So Joshua called together the twelve men he had appointed from the Israelites, one from each tribe, and said to them, “Go over before the ark of the Lord your God into the middle of the Jordan. Each of you is to take up a stone on his shoulder, according to the number of the tribes of the Israelites, to serve as a sign among you. In the future, when your children ask you, ‘What do these stones mean?’ tell them that the flow of the Jordan was cut off before the ark of the covenant of the Lord. When it crossed the Jordan, the waters of the Jordan were cut off. These stones are to be a memorial to the people of Israel forever.”

God spends a fair amount of the Old Testament having the Children Of Israel constructing remembrances. He obviously knew that somehow we needed reminders of the great things that are in our lives. We have Salvation. We have available to us the intimate relationship with an all loving Creator who went to all lengths to save us. We have our families, and friends. We live in a world that has majestic mountain, waterfalls, laughter, motorcycles, sushi and goofy large breed dogs. How much of this do we take for granted? I'm sure God was trying to get us to practice remembering.
Personally, I realize that I actually put remembrances into my life naturally. There are two that I came up with and both are quite common objects, but mean a lot to me.

The first, is a dirty brown baseball. The significance is that my dad set it aside to teach me how to pitch. Now obviously I never became that great at pitching but it means so much to me that my dad took the time to teach me the mechanics of pitching. When you ask a man what he remembers about his father, he will almost always say "He taught me to..." or "We did...together". Shared experiences and the learning process that comes through it is the powerful way in which men impart things to their sons. The sight of a father and son side by side fishing, wrenching a car or doing algebra sums it up well. I know that my dad cared enough to impart something special to me. The end of "Field Of Dreams" when Kevin Costner plays catch with his dad really hits me hard. Playing catch is one of those activities that connects dads with sons. I'm not sure I can explain why, but it truly does. I found the ball many years after I moved out of the house on the same shelf that we stored it. I still toss it around to myself when I sit in the loft at my house and remember those days in the backyard pitching to him after dinner.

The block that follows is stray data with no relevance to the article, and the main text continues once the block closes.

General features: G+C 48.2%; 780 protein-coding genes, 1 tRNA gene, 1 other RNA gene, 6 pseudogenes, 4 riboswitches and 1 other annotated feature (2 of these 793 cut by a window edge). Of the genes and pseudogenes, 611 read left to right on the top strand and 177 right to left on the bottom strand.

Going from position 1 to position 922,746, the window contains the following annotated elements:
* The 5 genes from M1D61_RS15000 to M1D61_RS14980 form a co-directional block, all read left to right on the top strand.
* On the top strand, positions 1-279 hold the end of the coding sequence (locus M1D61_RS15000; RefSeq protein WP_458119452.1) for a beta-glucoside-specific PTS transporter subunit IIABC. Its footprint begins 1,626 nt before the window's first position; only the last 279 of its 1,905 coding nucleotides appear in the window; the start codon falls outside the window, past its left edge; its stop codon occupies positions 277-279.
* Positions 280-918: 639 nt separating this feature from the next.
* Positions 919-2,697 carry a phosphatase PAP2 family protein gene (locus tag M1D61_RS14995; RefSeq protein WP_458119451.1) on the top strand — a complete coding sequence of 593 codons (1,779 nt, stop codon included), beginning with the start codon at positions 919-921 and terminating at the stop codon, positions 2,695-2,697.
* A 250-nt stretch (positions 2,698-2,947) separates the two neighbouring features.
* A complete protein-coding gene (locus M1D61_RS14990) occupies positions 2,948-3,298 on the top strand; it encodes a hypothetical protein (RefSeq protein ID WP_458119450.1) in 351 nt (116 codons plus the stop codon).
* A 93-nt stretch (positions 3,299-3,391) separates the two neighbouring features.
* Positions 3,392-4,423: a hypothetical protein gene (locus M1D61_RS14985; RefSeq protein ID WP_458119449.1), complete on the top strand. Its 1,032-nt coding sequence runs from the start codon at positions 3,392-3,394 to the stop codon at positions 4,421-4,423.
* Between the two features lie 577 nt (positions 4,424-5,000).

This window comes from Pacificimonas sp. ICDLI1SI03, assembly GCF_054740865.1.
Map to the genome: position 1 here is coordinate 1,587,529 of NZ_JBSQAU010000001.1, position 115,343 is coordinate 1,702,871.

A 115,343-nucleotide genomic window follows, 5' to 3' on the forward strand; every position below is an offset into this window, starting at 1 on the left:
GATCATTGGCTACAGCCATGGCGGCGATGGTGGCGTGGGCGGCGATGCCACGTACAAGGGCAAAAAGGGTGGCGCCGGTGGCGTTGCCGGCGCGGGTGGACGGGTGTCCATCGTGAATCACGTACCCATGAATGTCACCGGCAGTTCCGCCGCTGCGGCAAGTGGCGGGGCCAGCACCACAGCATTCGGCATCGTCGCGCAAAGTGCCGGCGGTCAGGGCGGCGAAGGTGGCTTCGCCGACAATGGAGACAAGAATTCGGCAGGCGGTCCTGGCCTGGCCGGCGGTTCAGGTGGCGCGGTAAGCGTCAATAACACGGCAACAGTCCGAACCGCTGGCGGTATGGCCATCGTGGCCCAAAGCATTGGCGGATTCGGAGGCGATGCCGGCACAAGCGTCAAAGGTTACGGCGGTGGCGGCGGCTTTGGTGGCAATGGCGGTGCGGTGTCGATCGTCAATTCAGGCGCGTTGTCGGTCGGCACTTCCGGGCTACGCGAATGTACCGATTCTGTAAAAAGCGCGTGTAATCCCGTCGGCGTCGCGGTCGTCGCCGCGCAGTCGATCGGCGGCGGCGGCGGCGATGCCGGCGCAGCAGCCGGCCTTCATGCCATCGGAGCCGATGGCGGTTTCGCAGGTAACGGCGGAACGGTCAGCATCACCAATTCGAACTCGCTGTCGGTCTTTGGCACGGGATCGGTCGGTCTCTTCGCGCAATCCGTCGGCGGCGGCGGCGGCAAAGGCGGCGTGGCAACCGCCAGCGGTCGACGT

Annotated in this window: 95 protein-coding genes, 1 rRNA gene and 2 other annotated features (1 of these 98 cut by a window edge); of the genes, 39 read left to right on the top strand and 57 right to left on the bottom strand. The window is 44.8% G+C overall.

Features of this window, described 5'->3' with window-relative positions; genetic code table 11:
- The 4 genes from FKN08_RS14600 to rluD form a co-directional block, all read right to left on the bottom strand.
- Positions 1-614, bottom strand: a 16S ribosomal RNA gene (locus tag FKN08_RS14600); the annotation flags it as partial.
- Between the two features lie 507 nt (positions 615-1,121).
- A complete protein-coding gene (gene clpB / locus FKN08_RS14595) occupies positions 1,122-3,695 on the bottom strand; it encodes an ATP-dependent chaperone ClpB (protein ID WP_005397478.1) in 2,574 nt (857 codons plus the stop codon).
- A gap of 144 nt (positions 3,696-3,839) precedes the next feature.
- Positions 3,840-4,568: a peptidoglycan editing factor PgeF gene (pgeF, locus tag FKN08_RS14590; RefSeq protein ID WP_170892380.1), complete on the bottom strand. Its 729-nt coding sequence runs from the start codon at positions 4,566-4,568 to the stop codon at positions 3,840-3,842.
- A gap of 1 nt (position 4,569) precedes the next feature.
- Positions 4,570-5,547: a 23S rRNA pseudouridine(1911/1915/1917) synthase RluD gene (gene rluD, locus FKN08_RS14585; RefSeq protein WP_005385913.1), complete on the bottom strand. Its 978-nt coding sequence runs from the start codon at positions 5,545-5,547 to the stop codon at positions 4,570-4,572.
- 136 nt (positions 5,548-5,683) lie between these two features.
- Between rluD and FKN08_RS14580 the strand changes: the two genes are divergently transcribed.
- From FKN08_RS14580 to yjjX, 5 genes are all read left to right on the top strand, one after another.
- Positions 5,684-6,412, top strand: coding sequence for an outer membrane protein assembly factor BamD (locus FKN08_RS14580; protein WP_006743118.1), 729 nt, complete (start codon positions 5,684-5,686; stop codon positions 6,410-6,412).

Photographs and memories
Christmas cards you sent to me
All that I have are these
To remember you
Jim Croce

The second is my wallet. It's a plain black wallet that is well worn (it's over 16 years old). Loved ones have offered me gifts of wallets over the years, but I have resolved that this is the last wallet I will ever own. The reason is that it's the last gift my mom got for me. About a year after that she was diagnosed with pancreatic cancer. I sometimes wonder why God would not allow her to be around for so many things in my life. She has never met five of her grandchildren. She didn't get to see Ariel get married. She wasn't around for either of Ariel or Amanda's graduations or how they have grown to be amazing and beautiful young women. She never knew the delight of meeting Fox. I know that God has a merciful answer for why He took her from us so early and that I will someday understand His reason. Until then, I know that I have a part of her that was there for all of these events. This wallet has also been to Guatemala, Toronto, Japan, and amongst the wreckage of Hurricane Katrina. It also has been to all of the family vacations, the day the girls legally changed their name to Nakamura and even every trip to the grocery store. One of the coolest things is that the wallet is a prop in the movie Beretta. It's Amanda's award winning student film. She needed a wallet for a close up so once again, my mom is there! (If you ever want to see the film, let me know. Proud dad's are always ready to brag about their talented kids!). When I take the time to reflect on the wallet, it's reminder that I can savor the times I did have with my mom: her feisty temperament; her silly "Lucille Ball" sense of humor and her holiday creme puff desserts.
So perhaps an autograph, a funny moment, or a memorable sequence on the court from this weekend will trigger something powerful within each of these boys. It is my hope that this experience will bring them to a point of praise to their Father or an expression of thankfulness to a lifelong friend.
Remembrances can be anything. Significant and exciting events or something hidden in the mundane of life. My hope is that we all can remember what makes each of our lives special, full of color and beauty and that God desires for us to remember and savor the amazing life that we all are living out. We are truly the crown achievement of His creation and He is the one who loves us deeper than we can ever imagine!